Yep, I’m still sure I’m bi. No, I’m not going through all the work of a relationship with someone that I’m not attracted to in order to impress a man I might meet someday. Instead I just date people to whom I’m attracted, sometimes they’re ladies. Before you ask, no I don’t want to have a threesome with you and your girlfriend/wife.

“Have you dated more men or women? Which do you prefer to sleep with?”

How many partners have you had? What was your favorite position? Are you positive she wasn’t faking her orgasms? You don’t get to ask me extra prying questions, just because I’m bi.

Also, it doesn’t matter. I am bi regardless of whom I am currently dating or have dated. Bisexuality doesn’t mean that you are equally attracted to all people all the time. I like bi activist Robyn Ochs’s definition:

“I call myself bisexual because I acknowledge that I have in myself the potential to be attracted – romantically and/or sexually – to people of more than one sex and/or gender, not necessarily at the same time, not necessarily in the same way, and not necessarily to the same degree.”

“But now that I know you’re bi it is literally the only thing I ever want to talk about.”

Okay, I haven’t heard these exact words, but it does happen. Sometimes you just have to be blunt and say: “Yes, I am bi; no, I am not telling you intimate details of my life; no, I don’t want to sleep with you, and all your prying is just plain rude.” Then change the subject.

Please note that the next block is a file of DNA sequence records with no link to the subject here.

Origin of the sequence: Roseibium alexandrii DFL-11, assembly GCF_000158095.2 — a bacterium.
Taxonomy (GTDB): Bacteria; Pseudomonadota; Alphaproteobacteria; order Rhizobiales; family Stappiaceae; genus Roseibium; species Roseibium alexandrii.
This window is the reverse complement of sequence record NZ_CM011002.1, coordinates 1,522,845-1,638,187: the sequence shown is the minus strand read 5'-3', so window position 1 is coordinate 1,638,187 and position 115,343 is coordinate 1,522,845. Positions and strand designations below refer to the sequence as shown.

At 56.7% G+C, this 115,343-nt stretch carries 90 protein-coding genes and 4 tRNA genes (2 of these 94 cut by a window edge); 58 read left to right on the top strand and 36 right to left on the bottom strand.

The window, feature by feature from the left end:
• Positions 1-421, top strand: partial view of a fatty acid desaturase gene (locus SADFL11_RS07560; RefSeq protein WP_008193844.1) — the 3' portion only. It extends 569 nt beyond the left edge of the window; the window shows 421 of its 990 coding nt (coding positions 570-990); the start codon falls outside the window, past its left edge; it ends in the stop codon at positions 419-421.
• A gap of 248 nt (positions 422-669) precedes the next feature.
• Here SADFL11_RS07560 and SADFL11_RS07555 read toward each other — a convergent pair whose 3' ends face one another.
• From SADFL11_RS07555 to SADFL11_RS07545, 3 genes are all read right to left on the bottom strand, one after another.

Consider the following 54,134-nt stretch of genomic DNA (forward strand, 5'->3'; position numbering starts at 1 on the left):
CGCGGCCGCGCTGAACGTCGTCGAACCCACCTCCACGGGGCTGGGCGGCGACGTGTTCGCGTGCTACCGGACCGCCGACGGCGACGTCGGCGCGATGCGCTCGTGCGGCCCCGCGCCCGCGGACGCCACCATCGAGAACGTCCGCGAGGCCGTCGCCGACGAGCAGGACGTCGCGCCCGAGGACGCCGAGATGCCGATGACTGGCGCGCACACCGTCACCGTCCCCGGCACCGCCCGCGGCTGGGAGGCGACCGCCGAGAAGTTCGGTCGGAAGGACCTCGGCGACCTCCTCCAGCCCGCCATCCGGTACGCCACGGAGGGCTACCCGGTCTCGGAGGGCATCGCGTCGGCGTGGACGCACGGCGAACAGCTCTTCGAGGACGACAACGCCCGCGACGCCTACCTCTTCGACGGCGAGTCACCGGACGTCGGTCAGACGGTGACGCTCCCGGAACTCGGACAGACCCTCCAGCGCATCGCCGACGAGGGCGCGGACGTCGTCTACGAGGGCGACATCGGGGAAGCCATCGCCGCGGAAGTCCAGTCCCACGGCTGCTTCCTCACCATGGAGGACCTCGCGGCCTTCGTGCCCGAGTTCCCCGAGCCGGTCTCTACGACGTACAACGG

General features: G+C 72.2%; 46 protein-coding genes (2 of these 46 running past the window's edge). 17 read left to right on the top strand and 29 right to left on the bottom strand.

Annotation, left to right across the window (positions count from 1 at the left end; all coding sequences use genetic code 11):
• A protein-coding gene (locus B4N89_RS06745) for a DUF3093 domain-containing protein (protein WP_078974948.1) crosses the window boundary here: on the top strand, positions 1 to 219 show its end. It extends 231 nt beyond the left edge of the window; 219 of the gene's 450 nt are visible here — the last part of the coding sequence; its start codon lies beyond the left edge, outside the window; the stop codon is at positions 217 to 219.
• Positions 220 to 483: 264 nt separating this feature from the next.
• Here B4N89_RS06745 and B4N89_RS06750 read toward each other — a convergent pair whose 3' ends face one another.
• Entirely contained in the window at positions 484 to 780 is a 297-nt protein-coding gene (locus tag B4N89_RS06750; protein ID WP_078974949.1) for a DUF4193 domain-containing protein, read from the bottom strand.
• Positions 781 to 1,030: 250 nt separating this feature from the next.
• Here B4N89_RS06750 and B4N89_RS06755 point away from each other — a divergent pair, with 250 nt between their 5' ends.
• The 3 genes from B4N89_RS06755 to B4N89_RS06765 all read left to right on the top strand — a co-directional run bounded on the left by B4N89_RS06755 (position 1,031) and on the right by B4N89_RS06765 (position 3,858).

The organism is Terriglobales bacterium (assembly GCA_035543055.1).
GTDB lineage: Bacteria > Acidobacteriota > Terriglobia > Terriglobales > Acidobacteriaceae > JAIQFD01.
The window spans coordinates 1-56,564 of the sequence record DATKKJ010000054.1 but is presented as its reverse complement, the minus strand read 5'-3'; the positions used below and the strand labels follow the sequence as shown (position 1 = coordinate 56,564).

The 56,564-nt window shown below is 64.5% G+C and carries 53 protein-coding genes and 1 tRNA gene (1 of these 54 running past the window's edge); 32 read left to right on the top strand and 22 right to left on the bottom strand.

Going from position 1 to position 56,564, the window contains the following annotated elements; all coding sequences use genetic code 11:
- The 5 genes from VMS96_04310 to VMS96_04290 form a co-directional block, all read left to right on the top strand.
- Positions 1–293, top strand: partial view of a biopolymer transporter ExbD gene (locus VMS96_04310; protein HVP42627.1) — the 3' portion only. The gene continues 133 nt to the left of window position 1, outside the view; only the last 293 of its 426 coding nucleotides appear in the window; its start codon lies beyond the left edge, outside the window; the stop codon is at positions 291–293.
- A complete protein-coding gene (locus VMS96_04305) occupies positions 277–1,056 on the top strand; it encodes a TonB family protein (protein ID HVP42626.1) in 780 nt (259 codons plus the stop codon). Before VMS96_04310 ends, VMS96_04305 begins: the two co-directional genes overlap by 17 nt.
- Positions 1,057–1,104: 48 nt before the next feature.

Being out to the world can be amazing. It’s wonderful to have a supportive community at your back. Even in the wider world, it is great not to have to self-edit. It’s so freeing to be able to talk about all of your past relationships without creatively using gender neutral pronouns to describe your past partners.

A recent study looked at the personal benefits of coming out and found that all participants benefited from being out to some degree. This isn’t an option for everyone, but when it is it can be much more rewarding than many people expect.

On a larger scale, it is also important that bi folks are out and in the open. So many people stay in the closet because they think that they are alone and because of the stigma around bisexuality. The more bi folks who are visible, the more we can overcome these stigmas and make it safer for others to come out.

So, although it isn’t your job to be out, and it certainly isn’t your responsibility to justify your sexuality to perfect strangers, it is something very real that one can do to help others. Maybe my answers to the ridiculous questions that I am asked are too flippant, maybe you need to find your own voice, but it will be a little easier if you have couple answers ready.

Talia Squires
Talia Squires is the editor in chief for bi.org. Talia has a degree in German Literature from Bryn Mawr College and a Master's in Critical Studies from the USC School of Cinematic Arts. She's obsessed with good food, fantastic wine, and trashy television. She lives in LA with her husband and fluffy Lhasa Apso.